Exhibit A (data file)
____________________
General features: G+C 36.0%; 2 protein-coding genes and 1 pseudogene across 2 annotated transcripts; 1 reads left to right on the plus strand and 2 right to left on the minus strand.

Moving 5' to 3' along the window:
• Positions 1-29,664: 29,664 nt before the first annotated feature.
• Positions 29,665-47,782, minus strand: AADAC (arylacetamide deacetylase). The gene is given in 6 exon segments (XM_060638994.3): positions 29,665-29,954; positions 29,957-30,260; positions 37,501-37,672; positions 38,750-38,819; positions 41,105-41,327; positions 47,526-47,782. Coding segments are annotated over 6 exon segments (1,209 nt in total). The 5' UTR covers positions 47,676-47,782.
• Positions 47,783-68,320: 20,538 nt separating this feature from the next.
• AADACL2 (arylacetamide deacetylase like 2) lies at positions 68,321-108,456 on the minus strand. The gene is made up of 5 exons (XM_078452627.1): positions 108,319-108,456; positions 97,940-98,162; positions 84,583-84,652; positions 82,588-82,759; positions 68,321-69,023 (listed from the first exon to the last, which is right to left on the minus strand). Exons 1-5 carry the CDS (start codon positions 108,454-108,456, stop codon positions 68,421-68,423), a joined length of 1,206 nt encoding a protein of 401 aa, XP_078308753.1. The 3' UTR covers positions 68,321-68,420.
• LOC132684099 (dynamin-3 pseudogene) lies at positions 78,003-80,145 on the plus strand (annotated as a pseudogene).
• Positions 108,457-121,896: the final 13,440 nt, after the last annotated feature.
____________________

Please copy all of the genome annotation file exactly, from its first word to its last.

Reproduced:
General features: G+C 36.0%; 2 protein-coding genes and 1 pseudogene across 2 annotated transcripts; 1 reads left to right on the plus strand and 2 right to left on the minus strand.

Moving 5' to 3' along the window:
• Positions 1-29,664: 29,664 nt before the first annotated feature.
• Positions 29,665-47,782, minus strand: AADAC (arylacetamide deacetylase). The gene is given in 6 exon segments (XM_060638994.3): positions 29,665-29,954; positions 29,957-30,260; positions 37,501-37,672; positions 38,750-38,819; positions 41,105-41,327; positions 47,526-47,782. Coding segments are annotated over 6 exon segments (1,209 nt in total). The 5' UTR covers positions 47,676-47,782.
• Positions 47,783-68,320: 20,538 nt separating this feature from the next.
• AADACL2 (arylacetamide deacetylase like 2) lies at positions 68,321-108,456 on the minus strand. The gene is made up of 5 exons (XM_078452627.1): positions 108,319-108,456; positions 97,940-98,162; positions 84,583-84,652; positions 82,588-82,759; positions 68,321-69,023 (listed from the first exon to the last, which is right to left on the minus strand). Exons 1-5 carry the CDS (start codon positions 108,454-108,456, stop codon positions 68,421-68,423), a joined length of 1,206 nt encoding a protein of 401 aa, XP_078308753.1. The 3' UTR covers positions 68,321-68,420.
• LOC132684099 (dynamin-3 pseudogene) lies at positions 78,003-80,145 on the plus strand (annotated as a pseudogene).
• Positions 108,457-121,896: the final 13,440 nt, after the last annotated feature.